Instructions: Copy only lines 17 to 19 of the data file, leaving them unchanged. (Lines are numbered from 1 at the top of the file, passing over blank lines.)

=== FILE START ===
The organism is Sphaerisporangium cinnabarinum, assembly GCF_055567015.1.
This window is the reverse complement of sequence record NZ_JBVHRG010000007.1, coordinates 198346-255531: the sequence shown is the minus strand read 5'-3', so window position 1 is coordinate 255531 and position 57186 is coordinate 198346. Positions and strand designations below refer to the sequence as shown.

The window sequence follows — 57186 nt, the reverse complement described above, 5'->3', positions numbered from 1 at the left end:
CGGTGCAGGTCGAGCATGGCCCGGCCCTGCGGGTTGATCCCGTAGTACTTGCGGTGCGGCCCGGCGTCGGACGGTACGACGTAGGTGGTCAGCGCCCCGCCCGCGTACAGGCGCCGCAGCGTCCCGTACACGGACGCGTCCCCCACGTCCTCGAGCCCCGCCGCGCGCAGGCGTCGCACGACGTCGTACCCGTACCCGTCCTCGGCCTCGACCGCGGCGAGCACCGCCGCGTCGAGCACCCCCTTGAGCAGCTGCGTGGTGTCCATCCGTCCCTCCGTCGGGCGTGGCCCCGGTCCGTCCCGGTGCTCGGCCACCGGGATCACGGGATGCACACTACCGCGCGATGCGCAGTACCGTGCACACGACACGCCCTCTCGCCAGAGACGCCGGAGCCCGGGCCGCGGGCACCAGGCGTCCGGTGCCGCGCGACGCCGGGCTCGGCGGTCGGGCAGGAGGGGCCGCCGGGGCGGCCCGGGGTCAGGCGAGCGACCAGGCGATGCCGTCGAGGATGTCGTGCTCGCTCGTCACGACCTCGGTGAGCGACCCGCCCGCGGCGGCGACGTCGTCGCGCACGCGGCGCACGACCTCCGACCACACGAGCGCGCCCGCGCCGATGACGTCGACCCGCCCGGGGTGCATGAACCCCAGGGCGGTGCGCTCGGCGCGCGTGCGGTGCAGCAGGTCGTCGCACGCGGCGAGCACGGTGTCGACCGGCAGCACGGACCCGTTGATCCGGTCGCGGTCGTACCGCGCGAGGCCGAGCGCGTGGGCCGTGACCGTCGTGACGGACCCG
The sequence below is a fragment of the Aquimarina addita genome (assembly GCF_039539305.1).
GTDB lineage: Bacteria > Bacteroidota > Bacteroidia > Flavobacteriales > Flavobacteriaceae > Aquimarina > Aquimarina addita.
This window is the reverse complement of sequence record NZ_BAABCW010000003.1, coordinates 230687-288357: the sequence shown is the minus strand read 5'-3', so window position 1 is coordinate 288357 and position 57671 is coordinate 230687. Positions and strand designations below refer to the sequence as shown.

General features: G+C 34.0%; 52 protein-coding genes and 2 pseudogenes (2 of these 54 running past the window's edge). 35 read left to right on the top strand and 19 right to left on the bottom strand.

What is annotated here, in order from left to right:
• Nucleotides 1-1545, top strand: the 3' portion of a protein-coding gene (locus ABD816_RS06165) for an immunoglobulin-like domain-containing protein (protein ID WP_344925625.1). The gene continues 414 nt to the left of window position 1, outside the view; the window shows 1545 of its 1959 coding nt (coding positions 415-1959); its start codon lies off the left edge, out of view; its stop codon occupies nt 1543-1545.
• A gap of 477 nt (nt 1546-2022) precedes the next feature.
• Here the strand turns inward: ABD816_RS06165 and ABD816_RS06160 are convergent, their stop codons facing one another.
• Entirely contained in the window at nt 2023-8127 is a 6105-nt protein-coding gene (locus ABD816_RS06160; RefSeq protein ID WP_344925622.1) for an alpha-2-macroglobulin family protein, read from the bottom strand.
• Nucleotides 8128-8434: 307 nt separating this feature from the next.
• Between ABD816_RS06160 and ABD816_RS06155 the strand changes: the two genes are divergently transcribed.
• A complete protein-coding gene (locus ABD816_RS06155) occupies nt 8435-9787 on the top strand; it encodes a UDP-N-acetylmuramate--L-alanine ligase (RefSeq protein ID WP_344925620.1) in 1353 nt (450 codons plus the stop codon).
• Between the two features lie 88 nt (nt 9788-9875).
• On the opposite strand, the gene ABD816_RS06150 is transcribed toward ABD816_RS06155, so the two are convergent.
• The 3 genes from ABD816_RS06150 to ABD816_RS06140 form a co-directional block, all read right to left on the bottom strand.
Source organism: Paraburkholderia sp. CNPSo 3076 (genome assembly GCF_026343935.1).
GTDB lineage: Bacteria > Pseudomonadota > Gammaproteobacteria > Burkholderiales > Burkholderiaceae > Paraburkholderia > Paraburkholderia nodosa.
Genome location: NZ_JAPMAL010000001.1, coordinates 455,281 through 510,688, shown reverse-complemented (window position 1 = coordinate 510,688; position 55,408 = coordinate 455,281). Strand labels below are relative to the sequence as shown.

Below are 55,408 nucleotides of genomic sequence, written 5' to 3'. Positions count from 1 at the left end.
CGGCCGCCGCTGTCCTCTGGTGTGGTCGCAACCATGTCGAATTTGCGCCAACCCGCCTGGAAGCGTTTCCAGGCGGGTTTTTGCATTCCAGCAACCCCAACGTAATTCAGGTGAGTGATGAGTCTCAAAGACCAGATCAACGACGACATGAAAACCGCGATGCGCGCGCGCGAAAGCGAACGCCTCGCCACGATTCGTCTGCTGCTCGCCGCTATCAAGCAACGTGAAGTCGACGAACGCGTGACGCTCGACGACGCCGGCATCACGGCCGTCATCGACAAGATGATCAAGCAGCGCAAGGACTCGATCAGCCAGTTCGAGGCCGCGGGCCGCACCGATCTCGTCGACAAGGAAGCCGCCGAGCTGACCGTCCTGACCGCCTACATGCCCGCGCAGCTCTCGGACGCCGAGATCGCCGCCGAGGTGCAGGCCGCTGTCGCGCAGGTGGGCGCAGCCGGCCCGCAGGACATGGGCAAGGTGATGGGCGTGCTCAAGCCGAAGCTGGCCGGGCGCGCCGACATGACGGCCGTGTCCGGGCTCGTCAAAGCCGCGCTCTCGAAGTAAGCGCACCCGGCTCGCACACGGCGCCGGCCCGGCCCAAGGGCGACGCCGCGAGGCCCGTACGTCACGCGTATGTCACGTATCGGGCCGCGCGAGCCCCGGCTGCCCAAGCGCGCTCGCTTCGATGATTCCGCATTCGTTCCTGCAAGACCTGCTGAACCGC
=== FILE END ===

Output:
• Between the two features lie 88 nt (nt 9788-9875).
• On the opposite strand, the gene ABD816_RS06150 is transcribed toward ABD816_RS06155, so the two are convergent.
• The 3 genes from ABD816_RS06150 to ABD816_RS06140 form a co-directional block, all read right to left on the bottom strand.